After conquering Tymon, Razmir sent an army to invade Sevenarches, using propaganda that he wishes to help the elves reclaim their holy land. Kyonin obviously don't believe this, but choose to take advantage of the situation noneoftheless, sending a force on the other side of Sevenarches. With two invading organized armies to contend with, the oakstewards now have their hands full. What they may-or-may not know is that the entire invasion is merely a diversion for Razmir to find a way to find the source of the disease and spread it.

Using an amphibeous alchemical ship, the party traveled to Sevenarches in hopes of asking the oakstewards for a favor (one of the party members needs a regeneration). However, they took an unexpected route right through the Thinlands and into the heart of Razmiran invasion. They managed to halt the invasion's momentum and kill two gorgas the Razmirans were using as bioweapons, temporarily saving a small farming town in the process. The party now plans to head to the capital of Sevenarches where they expect to find a cure for the party member that needs a regeneration and get a bigger picture of what's going on.

Now I have the following questions to figure out for this plot.
1) How will Razmir spread the disease? And how he will do it in a way that the oakstewards and the fey cannot easily handle it? The obvious solution seems to sneak a few elves into Seven Arches and send them to Kyonin. Some of my ideas involve maybe involve a green dragon that Razmir bribed into betraying the oakstewards. I imagine there might be a diseased elf concentration camp as well inside of the Seven Arches.

2) How can I involve the players in this? What can I have them do that the oakstewards and the fey can't do themselves? They're 11th level and have a land ship. While not entirely interested in fighting a war, the party hates Razmirans and will gladly do anything to make life a living hell for Razmir's faithful.


I'm having a little bit of writer's block in the current story arc related to Razmir and the Sevenarches. I'm not sure how to get to a certain point and involve the players in the big plot.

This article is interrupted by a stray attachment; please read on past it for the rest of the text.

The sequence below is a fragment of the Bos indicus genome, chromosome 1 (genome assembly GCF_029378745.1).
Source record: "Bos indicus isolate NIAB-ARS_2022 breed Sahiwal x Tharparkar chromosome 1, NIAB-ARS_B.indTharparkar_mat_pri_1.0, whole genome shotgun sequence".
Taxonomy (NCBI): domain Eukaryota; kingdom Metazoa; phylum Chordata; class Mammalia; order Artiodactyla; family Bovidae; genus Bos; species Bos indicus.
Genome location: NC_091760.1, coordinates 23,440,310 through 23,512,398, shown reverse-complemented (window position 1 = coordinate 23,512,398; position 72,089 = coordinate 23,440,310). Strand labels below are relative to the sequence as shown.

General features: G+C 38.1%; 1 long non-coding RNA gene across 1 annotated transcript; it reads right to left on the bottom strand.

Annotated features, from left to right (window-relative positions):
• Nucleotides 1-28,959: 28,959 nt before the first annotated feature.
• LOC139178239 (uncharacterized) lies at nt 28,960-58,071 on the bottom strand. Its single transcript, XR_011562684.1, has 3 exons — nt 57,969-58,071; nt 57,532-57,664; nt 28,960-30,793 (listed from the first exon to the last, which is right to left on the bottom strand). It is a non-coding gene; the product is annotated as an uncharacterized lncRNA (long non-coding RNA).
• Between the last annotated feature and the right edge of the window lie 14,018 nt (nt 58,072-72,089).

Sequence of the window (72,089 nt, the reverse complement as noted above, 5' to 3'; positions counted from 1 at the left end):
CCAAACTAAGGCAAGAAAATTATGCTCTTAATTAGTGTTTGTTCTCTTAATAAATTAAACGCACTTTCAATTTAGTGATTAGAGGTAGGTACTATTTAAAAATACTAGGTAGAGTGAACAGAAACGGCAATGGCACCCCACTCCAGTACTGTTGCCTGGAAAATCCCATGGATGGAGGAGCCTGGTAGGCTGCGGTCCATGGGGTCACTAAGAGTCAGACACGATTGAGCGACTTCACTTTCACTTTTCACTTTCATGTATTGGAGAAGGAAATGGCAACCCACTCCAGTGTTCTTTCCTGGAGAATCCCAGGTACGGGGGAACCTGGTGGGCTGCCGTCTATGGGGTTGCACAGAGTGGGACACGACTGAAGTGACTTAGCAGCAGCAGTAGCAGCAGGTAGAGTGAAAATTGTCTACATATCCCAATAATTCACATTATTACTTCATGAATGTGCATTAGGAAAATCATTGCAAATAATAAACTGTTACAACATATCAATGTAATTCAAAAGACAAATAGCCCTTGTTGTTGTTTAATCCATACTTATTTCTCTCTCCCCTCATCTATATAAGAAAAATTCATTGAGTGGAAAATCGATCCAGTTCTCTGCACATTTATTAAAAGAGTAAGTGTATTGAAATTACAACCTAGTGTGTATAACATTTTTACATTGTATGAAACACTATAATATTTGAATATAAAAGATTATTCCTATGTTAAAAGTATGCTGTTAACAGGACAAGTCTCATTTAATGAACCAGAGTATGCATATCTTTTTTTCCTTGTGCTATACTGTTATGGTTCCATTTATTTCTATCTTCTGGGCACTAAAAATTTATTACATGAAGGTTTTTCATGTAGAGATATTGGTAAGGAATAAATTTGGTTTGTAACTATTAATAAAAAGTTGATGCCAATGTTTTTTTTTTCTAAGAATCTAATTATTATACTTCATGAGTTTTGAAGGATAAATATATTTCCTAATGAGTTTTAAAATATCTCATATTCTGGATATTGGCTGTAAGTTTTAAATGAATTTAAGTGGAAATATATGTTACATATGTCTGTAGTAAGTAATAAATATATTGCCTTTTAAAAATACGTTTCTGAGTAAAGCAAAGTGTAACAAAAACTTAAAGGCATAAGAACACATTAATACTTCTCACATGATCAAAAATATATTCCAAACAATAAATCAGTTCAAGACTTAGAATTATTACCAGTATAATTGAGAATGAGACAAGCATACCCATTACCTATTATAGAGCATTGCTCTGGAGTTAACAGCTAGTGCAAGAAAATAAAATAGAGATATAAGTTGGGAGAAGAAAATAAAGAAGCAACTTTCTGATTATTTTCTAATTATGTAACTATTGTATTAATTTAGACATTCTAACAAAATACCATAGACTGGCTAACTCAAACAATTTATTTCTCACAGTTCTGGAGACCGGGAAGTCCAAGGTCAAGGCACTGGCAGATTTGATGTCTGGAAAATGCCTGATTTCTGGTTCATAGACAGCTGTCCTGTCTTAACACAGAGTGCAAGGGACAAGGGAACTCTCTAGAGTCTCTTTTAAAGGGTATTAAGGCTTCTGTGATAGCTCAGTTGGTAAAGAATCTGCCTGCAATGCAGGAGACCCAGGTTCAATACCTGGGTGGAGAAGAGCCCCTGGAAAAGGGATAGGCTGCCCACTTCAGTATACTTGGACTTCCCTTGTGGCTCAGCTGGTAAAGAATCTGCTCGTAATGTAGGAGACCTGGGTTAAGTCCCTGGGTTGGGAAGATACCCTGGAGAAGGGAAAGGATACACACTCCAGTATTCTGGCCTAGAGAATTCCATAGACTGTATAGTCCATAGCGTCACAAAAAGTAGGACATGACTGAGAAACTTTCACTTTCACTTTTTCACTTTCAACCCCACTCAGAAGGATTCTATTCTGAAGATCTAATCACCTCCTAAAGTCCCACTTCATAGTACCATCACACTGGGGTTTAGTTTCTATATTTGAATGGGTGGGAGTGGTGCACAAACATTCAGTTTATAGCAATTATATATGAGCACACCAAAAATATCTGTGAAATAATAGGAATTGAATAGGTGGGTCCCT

Spoiler:

Thanks to spies and bribing a green dragon that lurks in the Wilewood of Sevenarches, Razmir learned that Oakstewards are hiding the source of a terrible disease that can potentially wipe out the elven race. If the disease spreads, Razmir cripples the neighboring nation with the most power to hinder his conquest across the River Kingdoms while painting himself a hero and the Oakstewards as the monsters that tore the elven race asunder.

After conquering Tymon, Razmir sent an army to invade Sevenarches, using propaganda that he wishes to help the elves reclaim their holy land. Kyonin obviously don't believe this, but choose to take advantage of the situation noneoftheless, sending a force on the other side of Sevenarches. With two invading organized armies to contend with, the oakstewards now have their hands full. What they may-or-may not know is that the entire invasion is merely a diversion for Razmir to find a way to find the source of the disease and spread it.

Using an amphibeous alchemical ship, the party traveled to Sevenarches in hopes of asking the oakstewards for a favor (one of the party members needs a regeneration). However, they took an unexpected route right through the Thinlands and into the heart of Razmiran invasion. They managed to halt the invasion's momentum and kill two gorgas the Razmirans were using as bioweapons, temporarily saving a small farming town in the process. The party now plans to head to the capital of Sevenarches where they expect to find a cure for the party member that needs a regeneration and get a bigger picture of what's going on.

Now I have the following questions to figure out for this plot.
1) How will Razmir spread the disease? And how he will do it in a way that the oakstewards and the fey can easily handle it? The obvious solution seems to sneak a few elves into Seven Arches and send them to Kyonin. Some of my ideas involve maybe involve a green dragon that Razmir bribed into betraying the oakstewards. I imagine there might be a diseased elf concentration camp as well inside of the Seven Arches.

2) How can I involve the players in this? What can I have them do that the oakstewards and the fey can't do themselves? They're 11th level and have a land ship. While not entirely interested in fighting a war, the party hates Razmirans and will gladly do anything to make life a living hell for Razmir's faithful.

RPG Superstar Season 9 Top 16 , Star Voter Season 7, Star Voter Season 8 aka Cyrad

Curaigh wrote:
Keeping it private is usually enough. Collaboration is not allowed, so make sure you have a solid idea before you start critiquing.